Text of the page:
Women’s hands really are colder than men’s, scientists confirm
Ladies, raise a gloved hand if your hands feel as frozen as Elsa’s, especially in the winter.
Women’s hands generally are colder than men’s, and the old saying “cold hands, warm heart” may go a long way to explaining why.
Using thermal images, University of Utah researchers compared the hands of men and women, and found that women’s hands typically run 2.8 degrees Fahrenheit colder than men’s.
Exposure to cold — whether it comes from taking a cold shower or a wintry walk outside — causes blood vessels in the hands and feet to contract, reducing blood flow there as the body seeks to protect the heart and other vital organs.
While this happens in men and women, the cold response is much quicker for women.
It’s still a bit of a mystery why, but scientists suggest that differences in body size, composition and hormones are the culprits.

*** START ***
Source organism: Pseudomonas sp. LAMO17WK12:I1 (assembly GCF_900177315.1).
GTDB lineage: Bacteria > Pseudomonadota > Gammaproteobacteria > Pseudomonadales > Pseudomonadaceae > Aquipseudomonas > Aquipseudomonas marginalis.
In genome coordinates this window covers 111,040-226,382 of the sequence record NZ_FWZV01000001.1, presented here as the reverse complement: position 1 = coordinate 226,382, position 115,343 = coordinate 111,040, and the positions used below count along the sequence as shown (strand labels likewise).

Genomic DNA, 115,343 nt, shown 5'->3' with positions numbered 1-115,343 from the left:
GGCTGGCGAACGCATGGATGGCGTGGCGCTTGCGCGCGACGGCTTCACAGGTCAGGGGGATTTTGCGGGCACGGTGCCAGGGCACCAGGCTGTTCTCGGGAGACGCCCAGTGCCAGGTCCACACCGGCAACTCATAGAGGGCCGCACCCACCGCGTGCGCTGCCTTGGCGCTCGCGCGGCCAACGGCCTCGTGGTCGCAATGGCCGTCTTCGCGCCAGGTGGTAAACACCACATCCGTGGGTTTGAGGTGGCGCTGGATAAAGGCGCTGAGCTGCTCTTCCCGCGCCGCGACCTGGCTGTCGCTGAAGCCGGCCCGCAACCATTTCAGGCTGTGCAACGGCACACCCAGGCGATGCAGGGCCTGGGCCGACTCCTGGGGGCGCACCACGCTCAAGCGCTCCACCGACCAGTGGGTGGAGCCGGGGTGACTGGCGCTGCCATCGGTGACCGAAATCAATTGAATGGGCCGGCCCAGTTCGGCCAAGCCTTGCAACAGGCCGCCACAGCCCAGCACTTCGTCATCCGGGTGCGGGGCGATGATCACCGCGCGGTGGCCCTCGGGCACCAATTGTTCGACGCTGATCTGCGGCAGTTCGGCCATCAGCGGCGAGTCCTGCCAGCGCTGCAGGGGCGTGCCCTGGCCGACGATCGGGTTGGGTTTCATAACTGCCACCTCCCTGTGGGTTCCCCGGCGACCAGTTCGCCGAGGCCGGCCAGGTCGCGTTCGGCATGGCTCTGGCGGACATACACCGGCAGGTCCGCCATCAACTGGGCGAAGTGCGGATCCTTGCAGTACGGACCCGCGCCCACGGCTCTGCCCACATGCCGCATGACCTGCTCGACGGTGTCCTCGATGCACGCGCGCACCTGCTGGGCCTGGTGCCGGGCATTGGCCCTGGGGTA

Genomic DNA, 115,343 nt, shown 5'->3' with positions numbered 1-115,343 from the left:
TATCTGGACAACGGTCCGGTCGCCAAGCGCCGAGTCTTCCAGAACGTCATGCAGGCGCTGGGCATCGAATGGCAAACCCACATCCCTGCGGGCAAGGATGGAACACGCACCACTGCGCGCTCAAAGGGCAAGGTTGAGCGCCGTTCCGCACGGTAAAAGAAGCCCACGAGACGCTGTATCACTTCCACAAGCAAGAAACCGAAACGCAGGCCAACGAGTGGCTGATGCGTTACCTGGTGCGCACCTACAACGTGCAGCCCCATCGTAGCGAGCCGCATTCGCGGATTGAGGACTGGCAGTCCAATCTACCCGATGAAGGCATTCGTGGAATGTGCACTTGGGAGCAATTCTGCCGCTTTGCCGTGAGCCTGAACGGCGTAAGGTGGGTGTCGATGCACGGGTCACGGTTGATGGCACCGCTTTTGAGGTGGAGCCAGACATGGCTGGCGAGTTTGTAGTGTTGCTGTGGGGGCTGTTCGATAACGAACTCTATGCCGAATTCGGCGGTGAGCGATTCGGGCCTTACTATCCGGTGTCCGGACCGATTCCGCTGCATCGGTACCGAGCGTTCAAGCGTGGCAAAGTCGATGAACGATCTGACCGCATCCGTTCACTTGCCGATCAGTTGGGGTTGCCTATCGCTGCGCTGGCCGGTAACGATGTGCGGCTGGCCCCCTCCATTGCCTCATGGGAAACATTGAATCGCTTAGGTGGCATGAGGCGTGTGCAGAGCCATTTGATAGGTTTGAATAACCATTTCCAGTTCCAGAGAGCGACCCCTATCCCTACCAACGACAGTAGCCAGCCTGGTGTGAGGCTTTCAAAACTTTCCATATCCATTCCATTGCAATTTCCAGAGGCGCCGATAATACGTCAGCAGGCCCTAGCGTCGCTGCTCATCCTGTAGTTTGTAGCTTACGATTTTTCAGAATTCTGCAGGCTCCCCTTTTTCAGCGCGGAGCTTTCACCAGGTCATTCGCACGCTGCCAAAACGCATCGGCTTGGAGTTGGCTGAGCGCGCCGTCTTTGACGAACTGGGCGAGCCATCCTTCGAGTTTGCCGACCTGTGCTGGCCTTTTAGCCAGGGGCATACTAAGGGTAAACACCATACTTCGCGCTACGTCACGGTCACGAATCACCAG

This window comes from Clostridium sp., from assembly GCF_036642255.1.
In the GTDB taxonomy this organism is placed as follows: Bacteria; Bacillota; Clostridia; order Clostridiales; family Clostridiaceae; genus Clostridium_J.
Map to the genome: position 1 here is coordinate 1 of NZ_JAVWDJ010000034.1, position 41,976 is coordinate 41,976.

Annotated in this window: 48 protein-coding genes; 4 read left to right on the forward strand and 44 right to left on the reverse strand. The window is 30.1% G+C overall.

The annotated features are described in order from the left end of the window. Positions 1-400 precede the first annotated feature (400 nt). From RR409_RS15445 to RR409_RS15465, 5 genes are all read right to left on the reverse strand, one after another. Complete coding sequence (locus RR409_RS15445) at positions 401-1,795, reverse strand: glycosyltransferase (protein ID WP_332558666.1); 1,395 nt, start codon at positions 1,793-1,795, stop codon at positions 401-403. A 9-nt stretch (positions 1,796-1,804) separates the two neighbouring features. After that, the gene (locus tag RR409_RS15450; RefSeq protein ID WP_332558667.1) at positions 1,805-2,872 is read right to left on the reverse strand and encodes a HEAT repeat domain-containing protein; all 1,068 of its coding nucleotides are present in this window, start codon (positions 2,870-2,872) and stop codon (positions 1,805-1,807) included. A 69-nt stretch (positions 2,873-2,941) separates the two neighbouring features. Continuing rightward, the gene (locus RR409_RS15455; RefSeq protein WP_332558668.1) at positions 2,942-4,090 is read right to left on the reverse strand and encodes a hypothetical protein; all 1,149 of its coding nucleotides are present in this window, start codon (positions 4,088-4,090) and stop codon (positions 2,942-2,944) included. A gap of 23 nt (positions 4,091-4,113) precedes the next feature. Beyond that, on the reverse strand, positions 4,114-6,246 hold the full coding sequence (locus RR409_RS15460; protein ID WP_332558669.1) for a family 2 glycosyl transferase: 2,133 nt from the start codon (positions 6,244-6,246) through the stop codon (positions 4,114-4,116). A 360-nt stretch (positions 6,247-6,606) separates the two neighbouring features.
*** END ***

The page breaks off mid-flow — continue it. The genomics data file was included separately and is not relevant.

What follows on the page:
Women have more body fat and less muscle than men. The fat protects the vital organs, including the uterus, but it also restricts blood flow to the extremities.
Women also tend to lose heat faster from their skin because they’re generally smaller than men.
That explains why so many women are shivering in office cubicles next to their male co-workers wearing short sleeves.
For most women, having cold hands, though uncomfortable, isn’t cause for concern — unless it is a symptom of a medical condition known as Raynaud’s.
Raynaud’s disease causes fingers and toes to feel numb and cold in response to chilly temperatures or stress, according to the Mayo Clinic. The condition causes small blood vessels that carry blood to the extremities to spasm and severely constrict, affecting blood flow. This can lead to tissue damage.
Women are five times more likely than men to have Raynaud’s. Symptoms include: icy fingers or toes, skin color turning white or blue with exposure to cold or stress, and red with stinging pain after warming up.
There are two types of Raynaud’s — primary and secondary. The secondary type is caused by an underlying condition and is less common. The primary type is linked to family history.
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